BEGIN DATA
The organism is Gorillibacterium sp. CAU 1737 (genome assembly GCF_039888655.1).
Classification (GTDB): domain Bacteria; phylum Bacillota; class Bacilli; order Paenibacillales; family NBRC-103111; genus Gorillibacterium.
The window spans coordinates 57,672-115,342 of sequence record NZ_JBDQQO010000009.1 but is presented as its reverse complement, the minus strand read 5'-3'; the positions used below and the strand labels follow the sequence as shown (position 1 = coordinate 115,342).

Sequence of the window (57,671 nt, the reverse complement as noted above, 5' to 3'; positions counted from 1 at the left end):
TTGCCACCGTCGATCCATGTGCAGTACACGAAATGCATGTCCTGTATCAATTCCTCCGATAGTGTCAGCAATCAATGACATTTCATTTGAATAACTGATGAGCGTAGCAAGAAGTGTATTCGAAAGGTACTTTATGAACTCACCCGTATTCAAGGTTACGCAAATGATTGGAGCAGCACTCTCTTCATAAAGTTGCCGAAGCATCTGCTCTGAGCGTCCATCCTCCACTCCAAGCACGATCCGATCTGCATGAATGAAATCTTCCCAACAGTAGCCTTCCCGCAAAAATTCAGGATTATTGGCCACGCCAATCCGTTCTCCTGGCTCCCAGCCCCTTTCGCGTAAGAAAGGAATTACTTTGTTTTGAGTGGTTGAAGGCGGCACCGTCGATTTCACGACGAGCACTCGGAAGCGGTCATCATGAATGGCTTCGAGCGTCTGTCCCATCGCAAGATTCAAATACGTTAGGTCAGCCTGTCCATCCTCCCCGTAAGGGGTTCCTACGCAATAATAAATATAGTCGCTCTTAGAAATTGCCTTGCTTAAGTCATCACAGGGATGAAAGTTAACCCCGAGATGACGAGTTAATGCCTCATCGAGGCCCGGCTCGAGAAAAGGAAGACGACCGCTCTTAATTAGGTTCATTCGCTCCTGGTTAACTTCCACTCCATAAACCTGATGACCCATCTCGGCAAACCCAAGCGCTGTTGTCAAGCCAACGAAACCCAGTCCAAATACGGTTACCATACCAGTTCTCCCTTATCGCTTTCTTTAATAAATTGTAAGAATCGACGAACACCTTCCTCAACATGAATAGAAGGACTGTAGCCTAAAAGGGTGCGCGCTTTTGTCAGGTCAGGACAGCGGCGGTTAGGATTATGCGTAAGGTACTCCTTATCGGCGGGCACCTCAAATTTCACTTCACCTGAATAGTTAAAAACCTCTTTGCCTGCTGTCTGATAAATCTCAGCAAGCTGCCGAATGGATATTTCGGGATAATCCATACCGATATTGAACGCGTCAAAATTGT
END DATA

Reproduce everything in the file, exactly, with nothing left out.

The organism is Gorillibacterium sp. CAU 1737 (genome assembly GCF_039888655.1).
Classification (GTDB): domain Bacteria; phylum Bacillota; class Bacilli; order Paenibacillales; family NBRC-103111; genus Gorillibacterium.
The window spans coordinates 57,672-115,342 of sequence record NZ_JBDQQO010000009.1 but is presented as its reverse complement, the minus strand read 5'-3'; the positions used below and the strand labels follow the sequence as shown (position 1 = coordinate 115,342).

Sequence of the window (57,671 nt, the reverse complement as noted above, 5' to 3'; positions counted from 1 at the left end):
TTGCCACCGTCGATCCATGTGCAGTACACGAAATGCATGTCCTGTATCAATTCCTCCGATAGTGTCAGCAATCAATGACATTTCATTTGAATAACTGATGAGCGTAGCAAGAAGTGTATTCGAAAGGTACTTTATGAACTCACCCGTATTCAAGGTTACGCAAATGATTGGAGCAGCACTCTCTTCATAAAGTTGCCGAAGCATCTGCTCTGAGCGTCCATCCTCCACTCCAAGCACGATCCGATCTGCATGAATGAAATCTTCCCAACAGTAGCCTTCCCGCAAAAATTCAGGATTATTGGCCACGCCAATCCGTTCTCCTGGCTCCCAGCCCCTTTCGCGTAAGAAAGGAATTACTTTGTTTTGAGTGGTTGAAGGCGGCACCGTCGATTTCACGACGAGCACTCGGAAGCGGTCATCATGAATGGCTTCGAGCGTCTGTCCCATCGCAAGATTCAAATACGTTAGGTCAGCCTGTCCATCCTCCCCGTAAGGGGTTCCTACGCAATAATAAATATAGTCGCTCTTAGAAATTGCCTTGCTTAAGTCATCACAGGGATGAAAGTTAACCCCGAGATGACGAGTTAATGCCTCATCGAGGCCCGGCTCGAGAAAAGGAAGACGACCGCTCTTAATTAGGTTCATTCGCTCCTGGTTAACTTCCACTCCATAAACCTGATGACCCATCTCGGCAAACCCAAGCGCTGTTGTCAAGCCAACGAAACCCAGTCCAAATACGGTTACCATACCAGTTCTCCCTTATCGCTTTCTTTAATAAATTGTAAGAATCGACGAACACCTTCCTCAACATGAATAGAAGGACTGTAGCCTAAAAGGGTGCGCGCTTTTGTCAGGTCAGGACAGCGGCGGTTAGGATTATGCGTAAGGTACTCCTTATCGGCGGGCACCTCAAATTTCACTTCACCTGAATAGTTAAAAACCTCTTTGCCTGCTGTCTGATAAATCTCAGCAAGCTGCCGAATGGATATTTCGGGATAATCCATACCGATATTGAACGCGTCAAAATTGT